If thats the case will you be at the Cenotaph clapping on Remembrance day then, I suspect you would get short shrift.
What is wrong with clapping as all the old veterans pass the Cenotaph? --- I am a veteran myself, i would feel quite chuffed if someone were clapping at me. :D
 
BuggerAll said:
Does it come down to people not knowing what is 'expected' of them or what is 'appropriate' or indeed inappropriate behavior at any given occasion and a lack of willingness to point people in the right direction for fear of being thought proscriptive or elitist.
A good point, I wonder if, over the course of time, people are less familiar with funerals (apart from celebrity ones of course!).

Of course, people are dying at the same rate and funerals are still no doubt well attended by contemporaries but lots of folk are growing up without extended families and with grandparents often about 36+ years old.

A few generations ago, funerals were someone you grew up with, with aunts and uncles, grandparents and so on popping off seemingly quite
frequently at a comparatively earlier age.

Similar thing with church services too, I certainly wasn't a church-goer but for one reason or another I'd been to a lot of services before I left school and I'm not sure in this multi-faith age this would be the case nowadays.
 

Argee2007

War Hero
I don't really find it appropriate, all that's missing from this type of thing is some american shouting 'In the hole!!!!'.
 
I am no expert on such occasions but have been to an increasing number of funerals in recent years due to my ever increasing age and trying to attend as many military funerals as possible in my area. To a great degree this depends on the faith background of the deceased and his or her family. Some denominations regard funerals differently than the more staid and traditional main line ones in that they believe the departed is indeed in a better place (Heaven) and thus the funeral should celebrate this as well as a life hopefully well-lived.

Perhaps more to your point given this is a military forum, I have not seen such expressions at funerals done with formal military honors. There are characterized by somber dignity even though the faith tradition of the dead being honored would otherwise be to celebrate less formally.

I suppose the thing that characterizes military funerals here when contrasted to those of some years ago would be the presence of "honor guards" of motorcyclists who have taken it upon themselves to try to screen the ceremony from disruption by various anti-war groups and one rather aberrant "church" in the midwest that has very extreme political views and has disrupted some military funerals.


'Hope this helps.
 

slick

LE
ALVIN said:
slick said:
ALVIN said:
Yes, the clapping is for the efforts of what the fallen did, so others can live in safety and freedom.
If thats the case will you be at the Cenotaph clapping on Remembrance day then, I suspect you would get short shrift.
What is wrong with clapping as all the old veterans pass the Cenotaph? --- I am a veteran myself, i would feel quite chuffed if someone were clapping at me. :D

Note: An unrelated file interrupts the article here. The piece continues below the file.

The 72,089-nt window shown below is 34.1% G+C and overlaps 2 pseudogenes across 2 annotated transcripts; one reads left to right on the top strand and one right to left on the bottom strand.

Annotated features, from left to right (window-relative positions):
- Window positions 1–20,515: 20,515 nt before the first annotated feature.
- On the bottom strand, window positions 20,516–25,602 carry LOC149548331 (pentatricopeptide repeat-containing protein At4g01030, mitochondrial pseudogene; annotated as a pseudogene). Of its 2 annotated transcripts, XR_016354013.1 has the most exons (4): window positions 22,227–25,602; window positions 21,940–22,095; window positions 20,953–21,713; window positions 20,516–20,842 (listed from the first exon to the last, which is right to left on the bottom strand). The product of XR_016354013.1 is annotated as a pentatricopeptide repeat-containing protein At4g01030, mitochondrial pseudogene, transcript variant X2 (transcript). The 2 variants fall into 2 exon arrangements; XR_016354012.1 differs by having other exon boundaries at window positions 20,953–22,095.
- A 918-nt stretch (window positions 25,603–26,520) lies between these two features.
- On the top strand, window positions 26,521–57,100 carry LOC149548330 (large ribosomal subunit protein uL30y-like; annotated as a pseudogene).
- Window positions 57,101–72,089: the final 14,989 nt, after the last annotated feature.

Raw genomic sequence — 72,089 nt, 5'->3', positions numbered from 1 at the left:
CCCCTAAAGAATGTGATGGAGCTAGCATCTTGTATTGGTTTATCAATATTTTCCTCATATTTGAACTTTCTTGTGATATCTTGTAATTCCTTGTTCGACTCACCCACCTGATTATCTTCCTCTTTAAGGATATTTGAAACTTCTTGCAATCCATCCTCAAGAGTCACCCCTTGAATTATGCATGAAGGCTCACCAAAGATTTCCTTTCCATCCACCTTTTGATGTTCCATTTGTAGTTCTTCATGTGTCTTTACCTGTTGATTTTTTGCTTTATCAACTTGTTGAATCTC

There is a difference between applauding veterans as they walk past and applauding a dead body in a funeral cortege. It should be a moment of quiet reflection, would you ever hear anyone clapping during the two minutes silence.
I think BuggerAll summed it up nicely with this comment :)
they simply don't know how to behave and society is too timid to tell them
 
slick said:
ALVIN said:
slick said:
ALVIN said:
Yes, the clapping is for the efforts of what the fallen did, so others can live in safety and freedom.
If thats the case will you be at the Cenotaph clapping on Remembrance day then, I suspect you would get short shrift.
What is wrong with clapping as all the old veterans pass the Cenotaph? --- I am a veteran myself, i would feel quite chuffed if someone were clapping at me. :D
There is a difference between applauding veterans as they walk past and applauding a dead body in a funeral cortege. It should be a moment of quiet reflection, would you ever hear anyone clapping during the two minutes silence.
I think BuggerAll summed it up nicely with this comment :)
they simply don't know how to behave and society is too timid to tell them
Perhaps herein lies the problem. Civvies do not know the difference. They have seen returning soldiers march through towns and being applauded. They then transpose that onto the return of the fallen. A quick lesson in etiquette before the cortege arrives may help. Or perhaps it being pointed out that if they would not applaud the arrival of the coffin of their own loved ones, is it really appropriate to do it to the arrival of someone else's loved one?
 

alib

LE
Fallschirmjager said:
Clapping and appplause at funerals. Is it appropiate.
I find wailing and gnashing of teeth much more socially acceptable.
Clapping is not appropriate. Its not bloody Wimbledon or a fifth form speech day.

Spot of keening, bitter arguments over the deceased goods and some drunken fighting. Least that's the Irish way.